“I’m sorry viewer, the TV show you’re searching for cannot be streamed in your reality. Please stand by for reconnection.”
Those are the opening lines of Hulu’s new show Dimension 404, a show that explores “the wonders and horrors of our digital age” in six one-hour episodes.
If that makes you think of Black Mirror, you’re not alone. But Dimension 404, which debuts on April 4, is not as similar to the BBC series (which Netflix distributes in the U.S.) as you might think.
“When we started developing this show, Black Mirror emerged on BBC as an original … we absolutely loved it,” Desmond Dolly, Dimension 404’s co-creator, said. “But we were also completely relieved that it was so dark and nihilistic because we realized, ok, this is fine and good — but thankfully it’s its own thing.”
Dolly’s show, co-created with Will Campos, Dan Johnson and David Welch, is indeed also a TV anthology series that revolves around technology. But he describes it as more of a “outrageous horror comedy” mixed with “mind-bending action adventure,” rather than a straight up horror show.
Each episode has a theme.
The “Matchmaker” episode, for example, explores what happens when one lonely guy thinks he has met his perfect match thanks to a new dating app.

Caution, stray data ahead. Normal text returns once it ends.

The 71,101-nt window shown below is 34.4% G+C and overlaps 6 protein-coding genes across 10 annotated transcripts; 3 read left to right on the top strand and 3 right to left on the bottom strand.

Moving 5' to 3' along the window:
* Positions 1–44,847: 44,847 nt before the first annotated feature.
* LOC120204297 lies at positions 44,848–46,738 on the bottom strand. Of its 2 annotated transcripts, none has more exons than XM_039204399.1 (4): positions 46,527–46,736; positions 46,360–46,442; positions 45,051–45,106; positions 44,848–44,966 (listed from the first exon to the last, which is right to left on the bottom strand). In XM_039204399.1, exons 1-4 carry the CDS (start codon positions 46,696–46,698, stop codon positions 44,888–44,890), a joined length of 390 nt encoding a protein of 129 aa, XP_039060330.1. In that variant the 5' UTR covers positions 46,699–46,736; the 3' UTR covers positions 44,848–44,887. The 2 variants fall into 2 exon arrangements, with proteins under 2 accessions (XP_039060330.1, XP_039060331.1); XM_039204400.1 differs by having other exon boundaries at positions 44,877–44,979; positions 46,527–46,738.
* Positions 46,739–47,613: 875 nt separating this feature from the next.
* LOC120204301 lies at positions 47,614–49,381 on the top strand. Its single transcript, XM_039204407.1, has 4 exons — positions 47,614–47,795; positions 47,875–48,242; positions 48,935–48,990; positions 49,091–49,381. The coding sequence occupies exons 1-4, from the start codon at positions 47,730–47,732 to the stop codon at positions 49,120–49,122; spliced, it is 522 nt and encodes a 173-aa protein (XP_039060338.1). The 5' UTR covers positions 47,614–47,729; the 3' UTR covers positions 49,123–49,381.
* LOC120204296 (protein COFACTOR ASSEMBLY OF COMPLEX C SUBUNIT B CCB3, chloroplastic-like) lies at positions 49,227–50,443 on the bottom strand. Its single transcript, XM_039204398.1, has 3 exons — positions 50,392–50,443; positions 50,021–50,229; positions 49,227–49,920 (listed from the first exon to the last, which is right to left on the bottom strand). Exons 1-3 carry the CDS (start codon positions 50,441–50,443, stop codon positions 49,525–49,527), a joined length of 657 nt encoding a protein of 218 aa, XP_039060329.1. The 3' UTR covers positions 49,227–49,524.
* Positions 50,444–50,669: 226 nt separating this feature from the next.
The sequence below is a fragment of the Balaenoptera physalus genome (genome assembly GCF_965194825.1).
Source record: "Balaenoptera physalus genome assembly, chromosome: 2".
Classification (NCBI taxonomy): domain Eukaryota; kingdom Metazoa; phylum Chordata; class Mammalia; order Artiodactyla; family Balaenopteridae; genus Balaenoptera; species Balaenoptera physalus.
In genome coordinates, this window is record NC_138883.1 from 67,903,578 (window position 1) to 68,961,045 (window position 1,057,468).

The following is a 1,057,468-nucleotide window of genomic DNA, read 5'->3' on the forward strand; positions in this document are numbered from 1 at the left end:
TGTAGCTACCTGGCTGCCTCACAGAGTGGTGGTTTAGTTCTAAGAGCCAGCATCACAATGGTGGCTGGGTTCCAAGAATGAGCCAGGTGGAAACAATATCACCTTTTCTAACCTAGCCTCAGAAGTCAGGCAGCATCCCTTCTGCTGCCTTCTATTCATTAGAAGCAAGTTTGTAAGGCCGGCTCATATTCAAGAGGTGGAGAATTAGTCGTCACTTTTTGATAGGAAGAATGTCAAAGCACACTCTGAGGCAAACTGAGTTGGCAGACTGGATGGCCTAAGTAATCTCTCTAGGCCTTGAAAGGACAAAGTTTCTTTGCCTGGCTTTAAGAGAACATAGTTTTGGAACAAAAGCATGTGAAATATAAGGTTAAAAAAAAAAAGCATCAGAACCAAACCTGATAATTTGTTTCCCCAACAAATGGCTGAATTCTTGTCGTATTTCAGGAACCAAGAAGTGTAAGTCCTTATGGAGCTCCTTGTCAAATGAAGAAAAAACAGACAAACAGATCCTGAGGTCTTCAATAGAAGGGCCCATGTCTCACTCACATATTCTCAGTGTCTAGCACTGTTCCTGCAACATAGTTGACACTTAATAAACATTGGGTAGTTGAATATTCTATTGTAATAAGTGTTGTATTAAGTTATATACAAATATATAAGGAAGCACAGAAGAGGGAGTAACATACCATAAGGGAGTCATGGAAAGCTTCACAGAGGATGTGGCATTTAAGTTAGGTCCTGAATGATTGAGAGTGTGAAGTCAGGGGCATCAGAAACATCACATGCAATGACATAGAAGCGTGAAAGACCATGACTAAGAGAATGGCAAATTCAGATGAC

“I don’t want to necessarily frighten people and leave them walking away feeling awful about the world we live in,” Dolly said. “I want them to question the nature of humanity and leave folks with a sense of hope that sure maybe all these terrifying things are happing but humans are resilient and capable of wonderful things.”
The team at RocketJump — the brainchild of Dolly, Freddie Wong, and Matthew Arnold — came up with the idea for the anthology series about four years ago while brainstorming over coffee.
The company, founded in 2010, has a catalog of hundreds of original videos — including popular YouTube series Video Game High School — that have gained more than 1.2 billion views and nearly 8 million subscribers on YouTube.
Last year, RocketJump debuted its first seres on Hulu, RocketJump: The Show, which showcases the production team behind the scenes as they create action-comedy short films.
However, Dolly called Dimension 404 the “the biggest project” RocketJump has undertaken to date. It took roughly one year to put all of the episodes together.
Luckily, they had the help of Hulu and Lionsgate, who helped them lure in big name Hollywood actors.
The series is narrated by Luke Skywalker himself, Mark Hamill.
The anthology also stars Lea Michele, Joel McHale, Constance Wu, Sarah Hyland, Megan Mullally, Patton Oswalt, Ashley Rickard, Robert Buckley, Lorenza Izzo, Malcolm Barrett and other favorites.
“Quite frankly we live in a crazy world,” Dolly said. “Technology is a wonderful and horrific. We have self driving cars, new movie technology, drones … all of that makes for interesting fodder in the writers room. We asked ourselves: What does this mean to people? Everything starts in a place of reality before the weird sci-fi hook . I want people to be able to laugh at the madness around us.”